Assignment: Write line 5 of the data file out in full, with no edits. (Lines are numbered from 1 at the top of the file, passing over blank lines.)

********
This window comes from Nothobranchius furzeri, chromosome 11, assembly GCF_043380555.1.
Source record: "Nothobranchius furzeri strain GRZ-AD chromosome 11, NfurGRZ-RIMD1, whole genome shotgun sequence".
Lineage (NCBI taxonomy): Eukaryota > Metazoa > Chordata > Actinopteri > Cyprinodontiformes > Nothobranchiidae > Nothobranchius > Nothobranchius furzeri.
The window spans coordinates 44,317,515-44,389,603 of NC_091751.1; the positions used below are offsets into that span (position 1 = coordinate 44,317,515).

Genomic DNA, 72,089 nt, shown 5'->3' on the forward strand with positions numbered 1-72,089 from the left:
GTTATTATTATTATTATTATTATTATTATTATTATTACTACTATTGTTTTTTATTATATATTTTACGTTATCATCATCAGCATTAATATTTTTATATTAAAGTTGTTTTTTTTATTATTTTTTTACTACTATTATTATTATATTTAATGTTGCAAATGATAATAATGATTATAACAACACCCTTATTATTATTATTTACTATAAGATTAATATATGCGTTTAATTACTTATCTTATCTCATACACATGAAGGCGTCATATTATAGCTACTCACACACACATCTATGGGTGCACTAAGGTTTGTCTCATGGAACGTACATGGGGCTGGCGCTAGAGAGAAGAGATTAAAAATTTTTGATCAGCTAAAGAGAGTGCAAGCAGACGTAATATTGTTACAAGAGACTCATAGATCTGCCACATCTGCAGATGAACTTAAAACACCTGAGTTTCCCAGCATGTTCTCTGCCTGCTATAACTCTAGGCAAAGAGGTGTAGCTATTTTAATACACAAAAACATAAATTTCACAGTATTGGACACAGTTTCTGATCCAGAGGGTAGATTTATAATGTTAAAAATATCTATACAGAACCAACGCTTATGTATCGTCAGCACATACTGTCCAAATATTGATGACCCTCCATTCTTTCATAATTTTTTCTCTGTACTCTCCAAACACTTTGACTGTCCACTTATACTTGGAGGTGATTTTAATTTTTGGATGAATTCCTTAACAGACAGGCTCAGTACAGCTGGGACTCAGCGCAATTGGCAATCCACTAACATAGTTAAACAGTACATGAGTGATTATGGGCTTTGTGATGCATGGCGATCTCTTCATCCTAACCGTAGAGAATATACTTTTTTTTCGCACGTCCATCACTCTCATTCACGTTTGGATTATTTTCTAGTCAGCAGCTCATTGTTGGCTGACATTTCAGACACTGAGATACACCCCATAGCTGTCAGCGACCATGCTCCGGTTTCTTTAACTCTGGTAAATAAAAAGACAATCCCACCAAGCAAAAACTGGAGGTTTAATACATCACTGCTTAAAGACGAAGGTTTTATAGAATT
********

Genomic DNA, 72,089 nt, shown 5'->3' on the forward strand with positions numbered 1-72,089 from the left: